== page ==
I'm going to sit down with-difficult child and ask him to explain to me, in his own words, what he thinks an introductory paragraph is, and the body of the work. (She didn't say anything about a concluding paragraph but I may as well ask him that, too.)
    He's never been good at writing like this.
    Although they have the kids do journaling and he can write up a storm when he's in the mood.
  5. gcvmom

    gcvmom Here we go again!

    Yeah, you're right about the private school not being required to provide an IEP or even a 504. But any teacher worth their salt should be interested in helping a child learn, and often those are the ones will automatically adjust their teaching style to give a child who struggles the support they need to succeed.

    It's only ging to get harder (as you probably know from your older child's experiences) once he hits middle school and beyond. Their organizational skills are REALLY challenged then, and any deficits they have will become glaring.
  6. Wiped Out

    Wiped Out Well-Known Member Staff Member

    Sounds very frustrating. It does sound somewhat punitive. At the same time she may trying different strategies but if he is being as resistant at school as at home it can be very difficult even if she is adapting her teaching style. Just a thought. Hopefully she has given him plenty of examples but it sounds like he may need some one on one help which might be hard for her to provide especially with no IEP which means no aides or Special Education. teachers.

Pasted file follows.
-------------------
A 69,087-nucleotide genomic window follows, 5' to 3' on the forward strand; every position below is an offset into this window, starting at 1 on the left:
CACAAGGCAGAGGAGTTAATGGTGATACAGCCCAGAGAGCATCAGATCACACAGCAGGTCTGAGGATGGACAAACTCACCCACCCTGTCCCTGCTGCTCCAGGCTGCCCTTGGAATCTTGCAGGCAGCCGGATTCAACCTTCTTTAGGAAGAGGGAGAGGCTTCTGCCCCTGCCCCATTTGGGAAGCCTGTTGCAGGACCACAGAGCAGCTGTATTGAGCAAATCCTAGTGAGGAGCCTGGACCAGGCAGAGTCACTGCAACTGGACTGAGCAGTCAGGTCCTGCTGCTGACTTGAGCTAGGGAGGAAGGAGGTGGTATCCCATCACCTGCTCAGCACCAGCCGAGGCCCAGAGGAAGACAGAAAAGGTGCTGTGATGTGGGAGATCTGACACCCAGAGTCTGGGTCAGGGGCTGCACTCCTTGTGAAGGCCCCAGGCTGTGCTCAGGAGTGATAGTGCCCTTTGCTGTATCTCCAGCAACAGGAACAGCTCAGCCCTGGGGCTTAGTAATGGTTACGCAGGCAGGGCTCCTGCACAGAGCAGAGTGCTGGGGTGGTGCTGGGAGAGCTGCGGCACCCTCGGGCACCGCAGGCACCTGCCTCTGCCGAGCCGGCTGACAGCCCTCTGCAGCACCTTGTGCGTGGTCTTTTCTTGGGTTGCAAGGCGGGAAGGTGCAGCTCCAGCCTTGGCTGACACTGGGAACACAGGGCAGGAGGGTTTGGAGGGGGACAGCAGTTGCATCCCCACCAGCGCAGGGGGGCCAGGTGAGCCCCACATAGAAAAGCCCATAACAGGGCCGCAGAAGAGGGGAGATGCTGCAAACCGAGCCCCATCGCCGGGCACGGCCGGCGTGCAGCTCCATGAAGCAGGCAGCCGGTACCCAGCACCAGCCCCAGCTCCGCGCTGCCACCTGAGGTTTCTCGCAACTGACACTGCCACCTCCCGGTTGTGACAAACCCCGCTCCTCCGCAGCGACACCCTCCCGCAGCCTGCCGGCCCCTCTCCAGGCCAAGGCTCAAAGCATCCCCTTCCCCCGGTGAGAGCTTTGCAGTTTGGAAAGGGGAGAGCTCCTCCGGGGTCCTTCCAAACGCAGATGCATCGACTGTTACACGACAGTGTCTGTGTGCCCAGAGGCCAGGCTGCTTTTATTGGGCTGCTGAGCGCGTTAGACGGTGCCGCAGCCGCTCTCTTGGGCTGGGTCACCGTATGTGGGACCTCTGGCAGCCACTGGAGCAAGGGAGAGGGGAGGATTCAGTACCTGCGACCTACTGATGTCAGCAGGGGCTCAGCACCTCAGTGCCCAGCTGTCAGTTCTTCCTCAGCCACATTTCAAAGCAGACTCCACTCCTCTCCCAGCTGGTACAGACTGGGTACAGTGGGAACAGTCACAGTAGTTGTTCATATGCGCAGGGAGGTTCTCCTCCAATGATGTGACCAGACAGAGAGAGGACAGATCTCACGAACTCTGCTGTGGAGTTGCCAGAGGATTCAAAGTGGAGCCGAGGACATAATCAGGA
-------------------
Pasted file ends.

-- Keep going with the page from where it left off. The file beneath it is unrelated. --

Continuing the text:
7. Christy

    Christy New Member

    Did the teacher actually sign her intials with a smiley face after writing that?????

    I understand the frustration from both sides. As a teacher, I was baffled by the lack of effort that some students put into things and wanted to hold them accountable but as a mom of a special needs child, I know what a chore writing is for him because he has difficulties the mechanics or writing, forming sentences, organizing thoughts, etc...

    If your son is capable of better work and was just doing a half-a** job then good for you for letting him face the consequences. If writing is a struggle for him than you may want to discuss accomadations with the teacher.

    Hope your difficult child does better on the rewrite.
  8. TerryJ2

    TerryJ2 Well-Known Member

    Did the teacher actually sign her intials with a smiley face after writing that?????

    Yes. I thought it was strange, too!

    I did ask him to explain in his own words, an introductory paragraph, body of text, concluding paragraph, and transitional sentence.
    He barely explained the intro, thought that the body was exactly 3 paragraphs because for this paper, that's what the teacher told him, and had no idea what a transition was. I explained it to him. Then at dinner, I asked him to tell husband. He couldn't. So I explained it again. husband tried. I think difficult child finally got it.
    I also explained that the body of a paper can be any length, depending upon the project, and that in this instance, just for this paper, it is three paragraphs, but does not always have to be.
    He is SO literal.